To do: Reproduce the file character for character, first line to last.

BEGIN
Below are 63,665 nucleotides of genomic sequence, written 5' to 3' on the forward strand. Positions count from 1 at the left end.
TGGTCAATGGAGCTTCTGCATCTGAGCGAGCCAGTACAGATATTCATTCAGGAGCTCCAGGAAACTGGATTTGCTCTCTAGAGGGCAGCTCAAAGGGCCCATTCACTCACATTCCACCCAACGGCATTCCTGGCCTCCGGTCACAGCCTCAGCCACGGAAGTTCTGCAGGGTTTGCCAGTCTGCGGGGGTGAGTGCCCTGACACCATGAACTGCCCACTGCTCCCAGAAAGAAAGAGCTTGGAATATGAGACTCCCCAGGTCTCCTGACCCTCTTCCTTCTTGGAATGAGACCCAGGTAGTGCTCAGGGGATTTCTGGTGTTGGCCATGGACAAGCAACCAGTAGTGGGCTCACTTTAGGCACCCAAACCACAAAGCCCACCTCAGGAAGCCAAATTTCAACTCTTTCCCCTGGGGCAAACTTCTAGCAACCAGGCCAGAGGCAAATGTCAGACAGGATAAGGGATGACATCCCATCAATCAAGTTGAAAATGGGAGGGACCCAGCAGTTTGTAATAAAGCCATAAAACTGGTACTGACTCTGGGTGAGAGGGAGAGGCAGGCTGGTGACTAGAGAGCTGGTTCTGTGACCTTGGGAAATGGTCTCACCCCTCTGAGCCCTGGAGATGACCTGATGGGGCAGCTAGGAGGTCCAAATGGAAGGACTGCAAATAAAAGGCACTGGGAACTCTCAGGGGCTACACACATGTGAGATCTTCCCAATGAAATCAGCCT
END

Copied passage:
Below are 63,665 nucleotides of genomic sequence, written 5' to 3' on the forward strand. Positions count from 1 at the left end.
TGGTCAATGGAGCTTCTGCATCTGAGCGAGCCAGTACAGATATTCATTCAGGAGCTCCAGGAAACTGGATTTGCTCTCTAGAGGGCAGCTCAAAGGGCCCATTCACTCACATTCCACCCAACGGCATTCCTGGCCTCCGGTCACAGCCTCAGCCACGGAAGTTCTGCAGGGTTTGCCAGTCTGCGGGGGTGAGTGCCCTGACACCATGAACTGCCCACTGCTCCCAGAAAGAAAGAGCTTGGAATATGAGACTCCCCAGGTCTCCTGACCCTCTTCCTTCTTGGAATGAGACCCAGGTAGTGCTCAGGGGATTTCTGGTGTTGGCCATGGACAAGCAACCAGTAGTGGGCTCACTTTAGGCACCCAAACCACAAAGCCCACCTCAGGAAGCCAAATTTCAACTCTTTCCCCTGGGGCAAACTTCTAGCAACCAGGCCAGAGGCAAATGTCAGACAGGATAAGGGATGACATCCCATCAATCAAGTTGAAAATGGGAGGGACCCAGCAGTTTGTAATAAAGCCATAAAACTGGTACTGACTCTGGGTGAGAGGGAGAGGCAGGCTGGTGACTAGAGAGCTGGTTCTGTGACCTTGGGAAATGGTCTCACCCCTCTGAGCCCTGGAGATGACCTGATGGGGCAGCTAGGAGGTCCAAATGGAAGGACTGCAAATAAAAGGCACTGGGAACTCTCAGGGGCTACACACATGTGAGATCTTCCCAATGAAATCAGCCT